What is unbounded is the need for explanation of relationships in ways that are general or conditional.  Private or covert neural patterns that equal what we call “cognitive” is not been a productive place to look to find out what the heck is going on in the world.  It is unbounded because of the complexity.   Staring at our belly button is one relationship that, while interesting to many philosophically, medically or technically, is not particularly relevant scientifically other than how it fits into existing context of those who value understanding a broader set of relationships. A scientific “explanatory crisis” is critical only because there is so much to do and behavior is complex. The philosophical procedures that have been around for 2500 years have left us wondering and wanting.  Scientific approaches have provided the Gore-Tex to suit the astronauts on the moon, if you get the difference in meaning. The differences are literally mind boggling because we’ve spent so much time in the ‘mind’ idiom that is marginal if not, blatantly unfruitful.  Current philosophical journals and entries validate this one-liner’s contributions to “our ordinary life”.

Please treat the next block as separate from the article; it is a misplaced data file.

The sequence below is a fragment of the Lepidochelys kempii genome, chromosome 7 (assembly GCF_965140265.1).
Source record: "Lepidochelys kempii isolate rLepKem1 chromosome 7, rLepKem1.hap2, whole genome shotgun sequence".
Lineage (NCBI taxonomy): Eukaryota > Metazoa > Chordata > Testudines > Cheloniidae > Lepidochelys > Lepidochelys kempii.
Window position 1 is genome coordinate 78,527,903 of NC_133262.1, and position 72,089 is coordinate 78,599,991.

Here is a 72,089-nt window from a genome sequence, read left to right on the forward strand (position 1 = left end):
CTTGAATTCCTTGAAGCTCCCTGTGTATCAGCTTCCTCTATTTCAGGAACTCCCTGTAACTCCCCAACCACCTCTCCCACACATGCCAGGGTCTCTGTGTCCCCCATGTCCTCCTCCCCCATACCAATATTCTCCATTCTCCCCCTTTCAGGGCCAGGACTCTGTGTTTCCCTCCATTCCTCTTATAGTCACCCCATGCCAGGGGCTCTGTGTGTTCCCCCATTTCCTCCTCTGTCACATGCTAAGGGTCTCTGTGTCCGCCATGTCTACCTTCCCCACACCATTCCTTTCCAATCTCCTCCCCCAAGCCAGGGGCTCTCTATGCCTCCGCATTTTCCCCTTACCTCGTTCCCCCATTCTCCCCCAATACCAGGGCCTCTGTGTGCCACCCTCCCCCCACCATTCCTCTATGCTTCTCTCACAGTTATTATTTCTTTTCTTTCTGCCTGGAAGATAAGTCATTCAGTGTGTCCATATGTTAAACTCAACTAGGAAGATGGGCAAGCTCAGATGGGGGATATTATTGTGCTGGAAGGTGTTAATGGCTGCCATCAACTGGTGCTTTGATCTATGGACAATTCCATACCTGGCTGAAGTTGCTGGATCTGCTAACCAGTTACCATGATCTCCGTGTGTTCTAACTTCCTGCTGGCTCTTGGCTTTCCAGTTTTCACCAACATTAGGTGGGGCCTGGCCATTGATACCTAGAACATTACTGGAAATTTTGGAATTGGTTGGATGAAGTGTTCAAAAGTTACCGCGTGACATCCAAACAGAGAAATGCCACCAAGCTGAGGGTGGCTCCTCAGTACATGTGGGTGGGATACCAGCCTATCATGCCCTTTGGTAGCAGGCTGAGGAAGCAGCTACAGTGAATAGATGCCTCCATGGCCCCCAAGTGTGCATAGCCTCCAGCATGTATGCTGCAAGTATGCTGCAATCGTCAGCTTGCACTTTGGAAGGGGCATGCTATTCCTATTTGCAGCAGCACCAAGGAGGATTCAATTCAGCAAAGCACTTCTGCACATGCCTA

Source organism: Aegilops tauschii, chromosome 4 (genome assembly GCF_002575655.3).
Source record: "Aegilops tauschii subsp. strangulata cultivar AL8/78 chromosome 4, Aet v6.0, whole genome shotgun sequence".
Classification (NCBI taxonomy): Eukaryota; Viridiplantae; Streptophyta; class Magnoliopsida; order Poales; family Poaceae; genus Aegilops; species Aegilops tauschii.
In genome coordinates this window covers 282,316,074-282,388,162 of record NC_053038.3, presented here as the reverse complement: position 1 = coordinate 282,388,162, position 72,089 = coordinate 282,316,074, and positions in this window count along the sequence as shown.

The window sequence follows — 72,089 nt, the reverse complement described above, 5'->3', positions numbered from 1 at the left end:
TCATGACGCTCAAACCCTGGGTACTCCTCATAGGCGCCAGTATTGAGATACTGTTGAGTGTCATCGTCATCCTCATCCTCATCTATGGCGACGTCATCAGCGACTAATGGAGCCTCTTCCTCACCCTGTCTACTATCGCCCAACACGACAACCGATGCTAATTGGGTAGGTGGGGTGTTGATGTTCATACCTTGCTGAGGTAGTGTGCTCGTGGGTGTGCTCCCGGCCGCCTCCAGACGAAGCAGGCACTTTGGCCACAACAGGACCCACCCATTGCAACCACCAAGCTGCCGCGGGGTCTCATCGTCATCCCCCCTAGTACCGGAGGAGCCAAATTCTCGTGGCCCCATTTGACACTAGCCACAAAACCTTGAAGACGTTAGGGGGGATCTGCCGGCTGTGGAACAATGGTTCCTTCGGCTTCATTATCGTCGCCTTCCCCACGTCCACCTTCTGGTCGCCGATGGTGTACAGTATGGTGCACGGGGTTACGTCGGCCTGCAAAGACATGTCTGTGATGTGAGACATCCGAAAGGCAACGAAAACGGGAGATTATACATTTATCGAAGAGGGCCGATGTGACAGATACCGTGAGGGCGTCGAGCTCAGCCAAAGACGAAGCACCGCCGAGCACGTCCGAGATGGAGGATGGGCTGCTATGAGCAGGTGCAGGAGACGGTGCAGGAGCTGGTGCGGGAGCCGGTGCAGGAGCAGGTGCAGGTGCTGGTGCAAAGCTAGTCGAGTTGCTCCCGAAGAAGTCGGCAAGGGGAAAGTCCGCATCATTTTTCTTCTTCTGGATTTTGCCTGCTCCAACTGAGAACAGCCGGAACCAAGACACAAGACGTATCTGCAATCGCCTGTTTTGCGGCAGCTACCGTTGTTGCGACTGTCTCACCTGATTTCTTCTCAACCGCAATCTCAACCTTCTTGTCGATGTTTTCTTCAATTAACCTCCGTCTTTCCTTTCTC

in starts and sputters science handles the changes in content understanding.  Philosophical approaches hang on using the metaphors and mysticism that was oh, so trendy in 1200 BC (interesting way to reference, ah!?). Thus, we have a similar explanatory crisis in our individual daily lives right now.  It could be called a dichotomy between those that ‘Get it” and those that “Don’t Get it” concerning myth, gods, premonitions, intuitions, feelings, motivations and the private axioms we treat as real (reification).  These reified concepts keep us ginned up recycling tattered messages rather than focused on the infinite simple relationships that make up the complex relationships that contribute to figuring out what the heck is going on out there.  Many people just gave up, are giving up, to become atheists, agnostics or vaccumists musing the antics of the “–isms” which are the stock and trade of philosophy as well.  But the quest to make sense of things is valuable and will find a course it finds rather than one based on ‘should-ought,’ or truth, beauty, right, wrong, etc., ad nauseum.